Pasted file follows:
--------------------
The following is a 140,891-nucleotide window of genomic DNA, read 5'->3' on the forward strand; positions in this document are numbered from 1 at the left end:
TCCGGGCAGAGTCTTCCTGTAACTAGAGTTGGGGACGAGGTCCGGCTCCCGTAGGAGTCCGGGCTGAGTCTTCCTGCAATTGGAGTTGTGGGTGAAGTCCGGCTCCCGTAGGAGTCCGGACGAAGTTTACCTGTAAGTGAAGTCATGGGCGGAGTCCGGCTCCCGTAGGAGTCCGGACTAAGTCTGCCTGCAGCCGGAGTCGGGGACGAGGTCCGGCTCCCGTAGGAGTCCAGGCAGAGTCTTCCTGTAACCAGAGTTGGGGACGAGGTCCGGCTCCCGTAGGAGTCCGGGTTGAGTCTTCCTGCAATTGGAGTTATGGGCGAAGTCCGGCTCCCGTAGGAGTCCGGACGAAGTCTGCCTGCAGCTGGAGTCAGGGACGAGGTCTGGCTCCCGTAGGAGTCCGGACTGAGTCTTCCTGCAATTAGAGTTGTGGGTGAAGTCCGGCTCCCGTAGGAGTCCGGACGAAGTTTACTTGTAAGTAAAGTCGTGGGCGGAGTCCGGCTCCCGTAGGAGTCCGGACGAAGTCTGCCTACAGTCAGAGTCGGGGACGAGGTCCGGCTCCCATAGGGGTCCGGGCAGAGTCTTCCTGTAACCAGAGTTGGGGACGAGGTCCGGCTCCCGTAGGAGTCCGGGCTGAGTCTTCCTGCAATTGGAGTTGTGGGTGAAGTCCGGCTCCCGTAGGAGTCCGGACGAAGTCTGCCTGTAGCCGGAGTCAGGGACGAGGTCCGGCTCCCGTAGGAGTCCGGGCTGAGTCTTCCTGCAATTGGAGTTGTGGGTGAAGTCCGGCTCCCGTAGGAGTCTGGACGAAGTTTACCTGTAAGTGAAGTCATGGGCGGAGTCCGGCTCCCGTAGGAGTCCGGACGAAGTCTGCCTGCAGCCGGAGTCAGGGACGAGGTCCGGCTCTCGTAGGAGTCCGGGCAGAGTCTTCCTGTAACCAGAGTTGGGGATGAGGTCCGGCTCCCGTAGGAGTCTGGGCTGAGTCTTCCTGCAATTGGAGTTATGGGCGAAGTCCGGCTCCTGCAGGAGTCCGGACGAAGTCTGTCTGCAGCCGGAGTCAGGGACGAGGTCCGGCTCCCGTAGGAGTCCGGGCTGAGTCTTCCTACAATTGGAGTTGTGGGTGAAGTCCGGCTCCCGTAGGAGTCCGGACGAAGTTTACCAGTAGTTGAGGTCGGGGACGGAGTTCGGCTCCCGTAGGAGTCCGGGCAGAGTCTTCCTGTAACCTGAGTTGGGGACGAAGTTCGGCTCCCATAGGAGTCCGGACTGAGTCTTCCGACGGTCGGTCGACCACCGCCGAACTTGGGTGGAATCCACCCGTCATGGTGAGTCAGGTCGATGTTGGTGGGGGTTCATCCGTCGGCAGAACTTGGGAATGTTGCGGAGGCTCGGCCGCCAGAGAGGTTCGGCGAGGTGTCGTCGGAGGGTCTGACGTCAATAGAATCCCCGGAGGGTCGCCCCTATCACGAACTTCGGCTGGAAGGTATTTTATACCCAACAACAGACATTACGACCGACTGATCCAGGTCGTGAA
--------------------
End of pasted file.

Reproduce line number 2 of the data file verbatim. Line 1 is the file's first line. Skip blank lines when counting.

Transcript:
TCCGGGCAGAGTCTTCCTGTAACTAGAGTTGGGGACGAGGTCCGGCTCCCGTAGGAGTCCGGGCTGAGTCTTCCTGCAATTGGAGTTGTGGGTGAAGTCCGGCTCCCGTAGGAGTCCGGACGAAGTTTACCTGTAAGTGAAGTCATGGGCGGAGTCCGGCTCCCGTAGGAGTCCGGACTAAGTCTGCCTGCAGCCGGAGTCGGGGACGAGGTCCGGCTCCCGTAGGAGTCCAGGCAGAGTCTTCCTGTAACCAGAGTTGGGGACGAGGTCCGGCTCCCGTAGGAGTCCGGGTTGAGTCTTCCTGCAATTGGAGTTATGGGCGAAGTCCGGCTCCCGTAGGAGTCCGGACGAAGTCTGCCTGCAGCTGGAGTCAGGGACGAGGTCTGGCTCCCGTAGGAGTCCGGACTGAGTCTTCCTGCAATTAGAGTTGTGGGTGAAGTCCGGCTCCCGTAGGAGTCCGGACGAAGTTTACTTGTAAGTAAAGTCGTGGGCGGAGTCCGGCTCCCGTAGGAGTCCGGACGAAGTCTGCCTACAGTCAGAGTCGGGGACGAGGTCCGGCTCCCATAGGGGTCCGGGCAGAGTCTTCCTGTAACCAGAGTTGGGGACGAGGTCCGGCTCCCGTAGGAGTCCGGGCTGAGTCTTCCTGCAATTGGAGTTGTGGGTGAAGTCCGGCTCCCGTAGGAGTCCGGACGAAGTCTGCCTGTAGCCGGAGTCAGGGACGAGGTCCGGCTCCCGTAGGAGTCCGGGCTGAGTCTTCCTGCAATTGGAGTTGTGGGTGAAGTCCGGCTCCCGTAGGAGTCTGGACGAAGTTTACCTGTAAGTGAAGTCATGGGCGGAGTCCGGCTCCCGTAGGAGTCCGGACGAAGTCTGCCTGCAGCCGGAGTCAGGGACGAGGTCCGGCTCTCGTAGGAGTCCGGGCAGAGTCTTCCTGTAACCAGAGTTGGGGATGAGGTCCGGCTCCCGTAGGAGTCTGGGCTGAGTCTTCCTGCAATTGGAGTTATGGGCGAAGTCCGGCTCCTGCAGGAGTCCGGACGAAGTCTGTCTGCAGCCGGAGTCAGGGACGAGGTCCGGCTCCCGTAGGAGTCCGGGCTGAGTCTTCCTACAATTGGAGTTGTGGGTGAAGTCCGGCTCCCGTAGGAGTCCGGACGAAGTTTACCAGTAGTTGAGGTCGGGGACGGAGTTCGGCTCCCGTAGGAGTCCGGGCAGAGTCTTCCTGTAACCTGAGTTGGGGACGAAGTTCGGCTCCCATAGGAGTCCGGACTGAGTCTTCCGACGGTCGGTCGACCACCGCCGAACTTGGGTGGAATCCACCCGTCATGGTGAGTCAGGTCGATGTTGGTGGGGGTTCATCCGTCGGCAGAACTTGGGAATGTTGCGGAGGCTCGGCCGCCAGAGAGGTTCGGCGAGGTGTCGTCGGAGGGTCTGACGTCAATAGAATCCCCGGAGGGTCGCCCCTATCACGAACTTCGGCTGGAAGGTATTTTATACCCAACAACAGACATTACGACCGACTGATCCAGGTCGTGAA